Disasters

Nestle Is Systematically Taking Water From A Drought-Stricken Indian Reservation In California

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Bottled Water - Public Domain

Among the windmills and creosote bushes of San Gorgonio Pass, a nondescript beige building stands flanked by water tanks. A sign at the entrance displays the logo of Arrowhead 100% Mountain Spring Water, with water flowing from a snowy mountain. Semi-trucks rumble in and out through the gates, carrying load after load of bottled water.

The plant, located on the Morongo Band of Mission Indians’ reservation, has been drawing water from wells alongside a spring in Millard Canyon for more than a decade. But as California’s drought deepens, some people in the area question how much water the plant is bottling and whether it’s right to sell water for profit in a desert region where springs are rare and underground aquifers have been declining.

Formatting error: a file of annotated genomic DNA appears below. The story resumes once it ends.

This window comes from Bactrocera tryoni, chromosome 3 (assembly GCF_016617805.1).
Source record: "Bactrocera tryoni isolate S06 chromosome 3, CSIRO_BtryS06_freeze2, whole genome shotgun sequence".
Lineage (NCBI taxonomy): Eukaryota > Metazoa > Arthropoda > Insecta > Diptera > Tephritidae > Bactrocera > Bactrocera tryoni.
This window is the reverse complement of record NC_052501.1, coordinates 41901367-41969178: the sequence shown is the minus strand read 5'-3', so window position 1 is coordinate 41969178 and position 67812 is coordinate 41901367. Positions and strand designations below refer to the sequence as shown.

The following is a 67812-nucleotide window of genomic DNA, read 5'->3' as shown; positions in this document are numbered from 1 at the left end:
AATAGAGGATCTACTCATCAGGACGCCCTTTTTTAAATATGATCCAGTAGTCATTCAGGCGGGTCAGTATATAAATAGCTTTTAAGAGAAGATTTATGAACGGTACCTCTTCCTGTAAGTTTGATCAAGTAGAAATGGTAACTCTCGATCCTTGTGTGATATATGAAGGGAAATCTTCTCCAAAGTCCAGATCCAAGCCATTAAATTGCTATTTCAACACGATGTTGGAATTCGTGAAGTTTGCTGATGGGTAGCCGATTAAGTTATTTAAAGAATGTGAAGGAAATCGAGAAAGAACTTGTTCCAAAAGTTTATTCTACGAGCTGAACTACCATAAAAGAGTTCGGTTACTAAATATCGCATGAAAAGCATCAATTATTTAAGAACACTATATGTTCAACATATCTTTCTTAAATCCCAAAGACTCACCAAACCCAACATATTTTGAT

“Why is it possible to take water from a drought area, bottle it and sell it?” asked Linda Ivey, a Palm Desert real estate appraiser who said she wonders about the plant’s use of water every time she drives past it on Interstate 10.

(Read the rest of the story here…)